how to break your debian: mix and match packages

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Let us say that you are, like me, a debian (or ubuntu) user with special needs. You have a kick-ass new laptop and you need the latest linux kernel to get all the fancy gadgets working – like your ethernet adapter.

Your computer is your work environment, so you gave up on sid / jaunty because spending a couple hours a week figuring out why apt is barfing is not an option when clients are breathing down your neck. Also, when update-manager tells you “There are 277 updates” every other day you’ll get sick of booting into the New World just to find out that the New World smells kinda funny and has no pizza. Figuratively speaking.

How to get the best of both worlds?

You want to live in a stable World but you’re still suffering from penis envy from all the shiny new things riding on jackalopes.

So you try to roll your own (make-kpkg ftw), or you frantically grab packages from other distributions and try to jam them in anyway they go…

dpkg -i --force-things --ignore-things some-weird-package.deb

It gets old really fast.
What you should be doing is apt-pinning, which is a great way to create a bastard frankenmonster of a machine.
An example. I do my work on the new debian stable (lenny). My /etc/apt/sources.list looks like this:

# SID!
deb sid main non-free contrib
deb-src sid main non-free contrib

# 5.0 lenny
deb lenny main non-free contrib
deb-src lenny main non-free contrib

deb lenny/updates main contrib non-free
deb-src lenny/updates main contrib non-free

# 6.0 squeeze
deb squeeze main non-free contrib
deb-src squeeze main non-free contrib

# jaunty
deb jaunty main restricted universe multiverse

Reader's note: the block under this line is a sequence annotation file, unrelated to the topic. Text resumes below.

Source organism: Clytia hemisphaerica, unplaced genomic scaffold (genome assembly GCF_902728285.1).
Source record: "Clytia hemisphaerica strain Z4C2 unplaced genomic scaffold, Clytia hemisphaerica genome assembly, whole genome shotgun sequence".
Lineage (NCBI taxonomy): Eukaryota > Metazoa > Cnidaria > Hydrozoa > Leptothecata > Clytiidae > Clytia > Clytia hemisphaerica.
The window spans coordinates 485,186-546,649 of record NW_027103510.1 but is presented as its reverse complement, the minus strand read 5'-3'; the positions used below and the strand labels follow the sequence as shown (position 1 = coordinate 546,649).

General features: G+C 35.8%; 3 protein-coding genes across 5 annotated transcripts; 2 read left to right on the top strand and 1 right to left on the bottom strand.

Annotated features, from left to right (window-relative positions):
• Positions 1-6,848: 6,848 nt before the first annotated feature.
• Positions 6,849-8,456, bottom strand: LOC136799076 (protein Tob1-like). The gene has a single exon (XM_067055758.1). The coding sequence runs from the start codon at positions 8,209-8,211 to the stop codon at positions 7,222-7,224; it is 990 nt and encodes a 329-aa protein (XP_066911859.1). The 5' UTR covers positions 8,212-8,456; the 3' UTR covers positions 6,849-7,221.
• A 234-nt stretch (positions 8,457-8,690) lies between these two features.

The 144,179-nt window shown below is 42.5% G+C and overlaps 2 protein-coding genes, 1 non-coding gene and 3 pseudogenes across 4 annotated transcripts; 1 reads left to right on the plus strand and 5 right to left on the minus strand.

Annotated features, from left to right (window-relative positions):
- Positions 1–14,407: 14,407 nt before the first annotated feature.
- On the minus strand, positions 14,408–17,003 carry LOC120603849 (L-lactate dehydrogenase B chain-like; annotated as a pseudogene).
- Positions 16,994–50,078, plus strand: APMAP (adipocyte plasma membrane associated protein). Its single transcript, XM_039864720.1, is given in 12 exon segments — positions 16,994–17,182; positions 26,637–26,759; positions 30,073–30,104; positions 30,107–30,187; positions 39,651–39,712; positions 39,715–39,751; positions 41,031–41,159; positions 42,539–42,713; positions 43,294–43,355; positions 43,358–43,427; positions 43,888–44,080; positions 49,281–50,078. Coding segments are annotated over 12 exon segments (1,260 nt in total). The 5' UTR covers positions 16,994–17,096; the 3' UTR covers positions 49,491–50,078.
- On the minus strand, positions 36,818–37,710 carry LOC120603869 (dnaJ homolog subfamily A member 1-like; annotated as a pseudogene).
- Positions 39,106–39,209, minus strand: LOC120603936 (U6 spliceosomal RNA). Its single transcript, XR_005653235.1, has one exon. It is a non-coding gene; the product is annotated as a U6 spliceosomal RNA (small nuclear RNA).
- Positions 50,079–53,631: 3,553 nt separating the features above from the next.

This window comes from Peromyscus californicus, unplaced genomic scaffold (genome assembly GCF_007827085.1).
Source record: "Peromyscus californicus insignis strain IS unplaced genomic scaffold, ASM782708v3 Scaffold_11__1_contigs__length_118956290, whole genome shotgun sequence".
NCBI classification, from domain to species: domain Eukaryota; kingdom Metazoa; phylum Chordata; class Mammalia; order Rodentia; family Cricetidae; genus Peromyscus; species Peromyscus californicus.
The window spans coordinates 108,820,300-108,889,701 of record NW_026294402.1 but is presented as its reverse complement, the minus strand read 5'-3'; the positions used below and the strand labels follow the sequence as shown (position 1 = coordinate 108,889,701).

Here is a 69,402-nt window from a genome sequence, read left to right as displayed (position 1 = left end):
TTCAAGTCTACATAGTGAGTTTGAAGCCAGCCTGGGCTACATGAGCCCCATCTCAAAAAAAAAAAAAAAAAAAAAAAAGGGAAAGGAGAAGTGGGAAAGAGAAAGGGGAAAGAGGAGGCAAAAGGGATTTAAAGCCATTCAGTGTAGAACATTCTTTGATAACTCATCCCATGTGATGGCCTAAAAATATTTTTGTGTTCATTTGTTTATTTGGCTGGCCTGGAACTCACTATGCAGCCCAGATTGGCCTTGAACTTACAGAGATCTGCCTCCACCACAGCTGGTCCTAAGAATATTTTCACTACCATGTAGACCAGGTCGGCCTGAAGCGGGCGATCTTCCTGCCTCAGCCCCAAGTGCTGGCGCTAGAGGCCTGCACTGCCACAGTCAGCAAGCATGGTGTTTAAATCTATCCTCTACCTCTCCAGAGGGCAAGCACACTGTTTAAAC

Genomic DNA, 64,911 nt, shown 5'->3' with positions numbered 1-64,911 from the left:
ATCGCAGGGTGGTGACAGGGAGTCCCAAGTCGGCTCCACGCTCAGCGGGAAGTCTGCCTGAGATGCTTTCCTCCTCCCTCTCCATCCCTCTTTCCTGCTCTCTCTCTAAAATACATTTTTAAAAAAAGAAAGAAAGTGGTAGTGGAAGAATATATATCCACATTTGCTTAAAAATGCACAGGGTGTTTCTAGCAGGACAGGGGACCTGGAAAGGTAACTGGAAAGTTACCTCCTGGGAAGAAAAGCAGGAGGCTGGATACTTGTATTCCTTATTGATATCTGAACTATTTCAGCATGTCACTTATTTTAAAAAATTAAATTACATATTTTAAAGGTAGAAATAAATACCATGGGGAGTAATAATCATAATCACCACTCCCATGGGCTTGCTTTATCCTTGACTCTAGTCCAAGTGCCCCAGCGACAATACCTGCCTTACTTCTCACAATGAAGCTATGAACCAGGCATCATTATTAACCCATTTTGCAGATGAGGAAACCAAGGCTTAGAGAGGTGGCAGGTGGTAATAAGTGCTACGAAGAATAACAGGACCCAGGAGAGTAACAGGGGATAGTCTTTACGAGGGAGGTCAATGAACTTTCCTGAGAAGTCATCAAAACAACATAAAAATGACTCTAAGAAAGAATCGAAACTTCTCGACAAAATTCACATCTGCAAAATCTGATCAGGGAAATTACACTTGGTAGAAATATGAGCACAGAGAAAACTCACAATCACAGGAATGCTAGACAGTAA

deb-src jaunty main restricted universe multiverse

# experimental kernels
deb trunk main

SWIDT? I’ve got SID, ubuntu 9.04 and experimental packages on top of my debian stable system… that’s absolutely crazy, you are right it is, but there’s one crucial thing missing: apt-pinning will make sure we don’t screw up our system with these sources. So, don’t apt-get upgrade yet,(and break your system) but instead edit /etc/apt/preferences just so:

Package: *
Pin: release a=stable
Pin-Priority: 800

Package: *
Pin: release a=testing
Pin-Priority: 700

Package: *
Pin: release a=unstable
Pin-Priority: 600

Package: *
Pin: release a=jaunty
Pin-Priority: 500

500 is the default priority if you don’t have a preferences file. Here we’re saying that packages should always come from stable unless I explicitly request newer packages.


apt-get update && apt-get upgrade

at this point should not cause 700MB of new packages to be downloaded, but you can use jaunty’s shiny new kernel no problem by writing

apt-get install linux-image/jaunty
which will resolve dependencies from stable. Update-manager will keep it up to date, too!

You want to install a cool package from sid, but it depends on other packages in sid? No, problem, with
apt-get install -t sid package
dependencies will be resolved in sid. Be wary though and read through the packages to be installed- updating to libc6/unstable or libc6/jaunty will probably cause breakages and might force you to install unstable versions of most of your packages… which is exactly the opposite of what we were trying to accomplish in the first place.

To check what versions for example package network-manager offers, simply write:

apt-cache policy  network-manager

Version table:
0.7.1~rc3-0ubuntu1 0
500 jaunty/main Packages
*** 0
600 sid/main Packages
100 /var/lib/dpkg/status
0.6.6-3 0
800 lenny/main Packages
700 squeeze/main Packages

This technique also works quite well to get intrepid and jaunty packages into Ubuntu hoary 8.04 LTS, and although I’m not guaranteeing you won’t fsck up your system, you’ll be on a good road to doing so.

As a last side note I have to say that mixing and matching packages will make it real hard for you to get help from ubuntu and/or debian forum people… as the only people running such a bizarre system are likely you and me.

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2 Responses to “how to break your debian: mix and match packages”

  1. John Connors says:

    I tried this on my machine so that I could install a shiny new mono alongside intrepid ibex. While it worked installing mono meant installing unstable/libc which I do not want to do. Back to the drawing board (I will probably have to compile mono by hand..)

    Thanks anyway.

  2. kacper says:

    Hi John,
    my howto is for a debian base system, but you could use libc and many other components from from jaunty by upping the priority of jaunty packages. This should work quite well – I gave in and am currently on libc6 2.9-4ubuntu6 from jaunty with no problems. YMMV

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